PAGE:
Learning support funding: Your full guide to LSF1

Education providers are committed to supporting learners. Yet some providers are still unsure about claiming Learning Support Funding (LSF1).

How can that be? These two ideas go hand in hand.

This Government funding stream gives providers the flexibility to deliver a personalised approach to learning, as each learner who receives support can access more funding each month.

Think about what this can do for their learning journey.

LSF1 can be used to give the learner extra time with tutors, cover the costs of learning support software, implement reasonable adjustments and more.

So we have created a full guide to help organisations understand Learning Support Funding, what it is, how to claim it and why it’s an important part of supporting all learners to achieve.

You can download a copy and take a look at some of the fundamental info about LSF1 below.

What is Learning Support Funding?

The Government has set out rules and regulations for the funding of apprenticeships and adult education in the UK.

Learning Support Funding (LSF1) is part of the Government’s provision to support learners with identified learning difficulties or disabilities.

LSF1 is provided by the Education and Skills Funding Agency (ESFA) to help providers work more flexibly and support the identified needs of their learners.

The funding is there to empower learners who might otherwise struggle to continue or complete their course. And means that more learners can achieve their learning goals.

How to claim LSF1

To successfully claim LSF1, you need two things:

  • Evidence at the start of a learners’ programme.
  • Ongoing monthly evidence of support.

At the start of a learner’s programme, providers should be identifying their learners who would benefit from learning support and create an individualised learner report (ILR) for these learners.

In the funding rules, it says:

“This includes individuals who self-declare a learning difficulty or disability, and those who do not have a diagnosis of a learning difficulty or disability but in relation to whom the main provider has identified to us a learning need.” (ESFA, 2020)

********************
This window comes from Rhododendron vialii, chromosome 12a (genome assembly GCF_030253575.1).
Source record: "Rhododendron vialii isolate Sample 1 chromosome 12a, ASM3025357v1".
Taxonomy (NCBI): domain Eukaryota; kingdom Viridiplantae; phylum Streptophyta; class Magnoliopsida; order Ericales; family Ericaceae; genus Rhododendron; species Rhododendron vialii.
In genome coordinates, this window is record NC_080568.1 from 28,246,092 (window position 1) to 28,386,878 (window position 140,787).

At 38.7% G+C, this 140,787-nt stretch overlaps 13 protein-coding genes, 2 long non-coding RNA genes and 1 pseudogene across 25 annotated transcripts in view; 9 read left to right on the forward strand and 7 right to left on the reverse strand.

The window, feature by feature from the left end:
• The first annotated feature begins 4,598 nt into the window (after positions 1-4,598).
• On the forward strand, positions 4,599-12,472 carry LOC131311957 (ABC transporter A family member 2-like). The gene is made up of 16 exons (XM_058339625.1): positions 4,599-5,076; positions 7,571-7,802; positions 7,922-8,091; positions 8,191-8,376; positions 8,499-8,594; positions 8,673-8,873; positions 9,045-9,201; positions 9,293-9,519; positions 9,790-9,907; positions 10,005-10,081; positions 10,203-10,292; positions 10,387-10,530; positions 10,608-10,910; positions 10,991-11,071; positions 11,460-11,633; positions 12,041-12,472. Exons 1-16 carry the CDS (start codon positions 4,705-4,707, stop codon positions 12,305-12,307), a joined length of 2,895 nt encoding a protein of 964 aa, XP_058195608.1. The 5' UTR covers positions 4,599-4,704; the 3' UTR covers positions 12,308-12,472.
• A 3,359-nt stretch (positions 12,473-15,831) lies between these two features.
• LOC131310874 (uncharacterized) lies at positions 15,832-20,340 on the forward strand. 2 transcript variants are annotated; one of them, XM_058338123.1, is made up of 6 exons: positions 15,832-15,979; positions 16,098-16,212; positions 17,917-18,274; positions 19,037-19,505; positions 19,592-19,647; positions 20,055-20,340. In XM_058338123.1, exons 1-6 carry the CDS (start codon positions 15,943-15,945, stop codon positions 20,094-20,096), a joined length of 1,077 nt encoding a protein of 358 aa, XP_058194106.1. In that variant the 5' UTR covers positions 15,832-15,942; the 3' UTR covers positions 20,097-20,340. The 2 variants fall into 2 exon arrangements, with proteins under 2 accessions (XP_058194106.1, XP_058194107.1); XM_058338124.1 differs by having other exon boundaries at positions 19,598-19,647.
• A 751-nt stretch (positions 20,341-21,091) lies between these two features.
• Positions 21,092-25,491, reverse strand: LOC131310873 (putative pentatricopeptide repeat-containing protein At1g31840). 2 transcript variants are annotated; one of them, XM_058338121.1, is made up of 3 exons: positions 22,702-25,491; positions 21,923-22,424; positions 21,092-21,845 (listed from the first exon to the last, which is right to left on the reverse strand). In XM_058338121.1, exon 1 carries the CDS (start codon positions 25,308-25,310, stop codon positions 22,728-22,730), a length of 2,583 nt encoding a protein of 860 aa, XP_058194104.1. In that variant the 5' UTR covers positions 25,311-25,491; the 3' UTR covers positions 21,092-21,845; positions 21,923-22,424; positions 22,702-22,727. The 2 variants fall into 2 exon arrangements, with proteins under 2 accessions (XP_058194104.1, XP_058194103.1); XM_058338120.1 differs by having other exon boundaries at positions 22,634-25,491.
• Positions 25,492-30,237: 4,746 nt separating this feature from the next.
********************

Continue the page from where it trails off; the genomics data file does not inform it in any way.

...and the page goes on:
Basically, this means that learners do not require a formal diagnosis to receive support.

If an initial discussion with a learner reveals that they previously received support at school, written notes of this discussion can count as evidence of an identified need.

But often learners have hidden learning needs that they may be completely unaware of and it can be hard to identify these needs.

It helps to assess your learners’ needs during onboarding to ensure they receive the appropriate support from day one.
In terms of ongoing support, providers should be evidencing any support they are giving to learners on a monthly basis.

Again, the funding rules state that providers must:

“deliver support to meet the apprentice’s identified needs, and review progress and continuing needs, as appropriate” (ESFA, 2020)

Monthly reviews help to record the outcomes of learning support and make sure the learner is happy with their support.
Providers can take this opportunity to talk about what’s working for the learner and what isn’t. Helping to improve the overall quality of learning provisions.

All this forms part of the evidence pack.

The ESFA guidance requires providers to hold details of any support needs identified, including an initial assessment or discussion of these learning needs. As well as details of how you will meet these needs and a record of all outcomes.